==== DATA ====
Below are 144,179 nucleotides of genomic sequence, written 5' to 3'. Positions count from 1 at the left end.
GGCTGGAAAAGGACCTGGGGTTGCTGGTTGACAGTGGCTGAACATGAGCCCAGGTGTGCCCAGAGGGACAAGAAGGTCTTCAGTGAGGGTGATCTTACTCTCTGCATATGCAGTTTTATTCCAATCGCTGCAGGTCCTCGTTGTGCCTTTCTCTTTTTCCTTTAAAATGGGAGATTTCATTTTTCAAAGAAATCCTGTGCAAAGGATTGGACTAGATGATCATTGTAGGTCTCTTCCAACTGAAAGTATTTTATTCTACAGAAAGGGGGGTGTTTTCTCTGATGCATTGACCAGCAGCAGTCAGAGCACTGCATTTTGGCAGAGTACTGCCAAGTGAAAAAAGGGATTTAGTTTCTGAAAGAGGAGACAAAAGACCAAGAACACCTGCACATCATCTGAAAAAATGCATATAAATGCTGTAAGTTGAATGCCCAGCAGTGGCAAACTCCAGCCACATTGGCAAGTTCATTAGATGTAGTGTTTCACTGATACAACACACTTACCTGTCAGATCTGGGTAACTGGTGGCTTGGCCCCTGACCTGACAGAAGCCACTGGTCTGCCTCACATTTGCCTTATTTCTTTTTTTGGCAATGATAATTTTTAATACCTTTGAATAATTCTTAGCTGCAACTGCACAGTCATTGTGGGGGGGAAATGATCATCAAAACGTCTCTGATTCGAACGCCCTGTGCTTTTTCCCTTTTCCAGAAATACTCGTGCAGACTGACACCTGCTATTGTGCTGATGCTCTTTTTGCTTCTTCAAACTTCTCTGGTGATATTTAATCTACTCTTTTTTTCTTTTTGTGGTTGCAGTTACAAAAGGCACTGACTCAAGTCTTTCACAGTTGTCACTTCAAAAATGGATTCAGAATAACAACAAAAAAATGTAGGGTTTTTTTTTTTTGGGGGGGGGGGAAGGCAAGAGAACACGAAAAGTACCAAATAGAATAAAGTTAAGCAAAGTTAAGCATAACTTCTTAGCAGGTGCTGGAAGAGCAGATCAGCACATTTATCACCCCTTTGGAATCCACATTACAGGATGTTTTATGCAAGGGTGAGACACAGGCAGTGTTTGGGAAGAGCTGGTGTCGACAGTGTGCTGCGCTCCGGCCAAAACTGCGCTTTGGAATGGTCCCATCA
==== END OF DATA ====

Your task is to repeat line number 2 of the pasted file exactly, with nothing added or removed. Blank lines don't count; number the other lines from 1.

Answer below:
GGCTGGAAAAGGACCTGGGGTTGCTGGTTGACAGTGGCTGAACATGAGCCCAGGTGTGCCCAGAGGGACAAGAAGGTCTTCAGTGAGGGTGATCTTACTCTCTGCATATGCAGTTTTATTCCAATCGCTGCAGGTCCTCGTTGTGCCTTTCTCTTTTTCCTTTAAAATGGGAGATTTCATTTTTCAAAGAAATCCTGTGCAAAGGATTGGACTAGATGATCATTGTAGGTCTCTTCCAACTGAAAGTATTTTATTCTACAGAAAGGGGGGTGTTTTCTCTGATGCATTGACCAGCAGCAGTCAGAGCACTGCATTTTGGCAGAGTACTGCCAAGTGAAAAAAGGGATTTAGTTTCTGAAAGAGGAGACAAAAGACCAAGAACACCTGCACATCATCTGAAAAAATGCATATAAATGCTGTAAGTTGAATGCCCAGCAGTGGCAAACTCCAGCCACATTGGCAAGTTCATTAGATGTAGTGTTTCACTGATACAACACACTTACCTGTCAGATCTGGGTAACTGGTGGCTTGGCCCCTGACCTGACAGAAGCCACTGGTCTGCCTCACATTTGCCTTATTTCTTTTTTTGGCAATGATAATTTTTAATACCTTTGAATAATTCTTAGCTGCAACTGCACAGTCATTGTGGGGGGGAAATGATCATCAAAACGTCTCTGATTCGAACGCCCTGTGCTTTTTCCCTTTTCCAGAAATACTCGTGCAGACTGACACCTGCTATTGTGCTGATGCTCTTTTTGCTTCTTCAAACTTCTCTGGTGATATTTAATCTACTCTTTTTTTCTTTTTGTGGTTGCAGTTACAAAAGGCACTGACTCAAGTCTTTCACAGTTGTCACTTCAAAAATGGATTCAGAATAACAACAAAAAAATGTAGGGTTTTTTTTTTTTGGGGGGGGGGGAAGGCAAGAGAACACGAAAAGTACCAAATAGAATAAAGTTAAGCAAAGTTAAGCATAACTTCTTAGCAGGTGCTGGAAGAGCAGATCAGCACATTTATCACCCCTTTGGAATCCACATTACAGGATGTTTTATGCAAGGGTGAGACACAGGCAGTGTTTGGGAAGAGCTGGTGTCGACAGTGTGCTGCGCTCCGGCCAAAACTGCGCTTTGGAATGGTCCCATCA